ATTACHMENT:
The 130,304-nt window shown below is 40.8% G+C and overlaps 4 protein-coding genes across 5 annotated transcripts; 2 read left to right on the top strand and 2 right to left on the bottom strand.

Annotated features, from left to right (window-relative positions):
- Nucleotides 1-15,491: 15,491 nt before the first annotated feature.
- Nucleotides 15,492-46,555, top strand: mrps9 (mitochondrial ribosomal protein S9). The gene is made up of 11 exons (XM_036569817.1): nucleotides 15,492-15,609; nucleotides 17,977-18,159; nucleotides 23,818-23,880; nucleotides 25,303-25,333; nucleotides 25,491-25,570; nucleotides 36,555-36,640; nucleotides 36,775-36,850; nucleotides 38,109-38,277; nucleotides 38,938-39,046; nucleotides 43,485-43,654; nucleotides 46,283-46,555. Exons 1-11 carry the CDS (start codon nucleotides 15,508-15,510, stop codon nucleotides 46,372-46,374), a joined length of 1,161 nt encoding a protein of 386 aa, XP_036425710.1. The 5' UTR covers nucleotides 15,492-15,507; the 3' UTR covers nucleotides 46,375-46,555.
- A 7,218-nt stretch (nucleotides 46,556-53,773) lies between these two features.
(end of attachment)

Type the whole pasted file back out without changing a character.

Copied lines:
The 130,304-nt window shown below is 40.8% G+C and overlaps 4 protein-coding genes across 5 annotated transcripts; 2 read left to right on the top strand and 2 right to left on the bottom strand.

Annotated features, from left to right (window-relative positions):
- Nucleotides 1-15,491: 15,491 nt before the first annotated feature.
- Nucleotides 15,492-46,555, top strand: mrps9 (mitochondrial ribosomal protein S9). The gene is made up of 11 exons (XM_036569817.1): nucleotides 15,492-15,609; nucleotides 17,977-18,159; nucleotides 23,818-23,880; nucleotides 25,303-25,333; nucleotides 25,491-25,570; nucleotides 36,555-36,640; nucleotides 36,775-36,850; nucleotides 38,109-38,277; nucleotides 38,938-39,046; nucleotides 43,485-43,654; nucleotides 46,283-46,555. Exons 1-11 carry the CDS (start codon nucleotides 15,508-15,510, stop codon nucleotides 46,372-46,374), a joined length of 1,161 nt encoding a protein of 386 aa, XP_036425710.1. The 5' UTR covers nucleotides 15,492-15,507; the 3' UTR covers nucleotides 46,375-46,555.
- A 7,218-nt stretch (nucleotides 46,556-53,773) lies between these two features.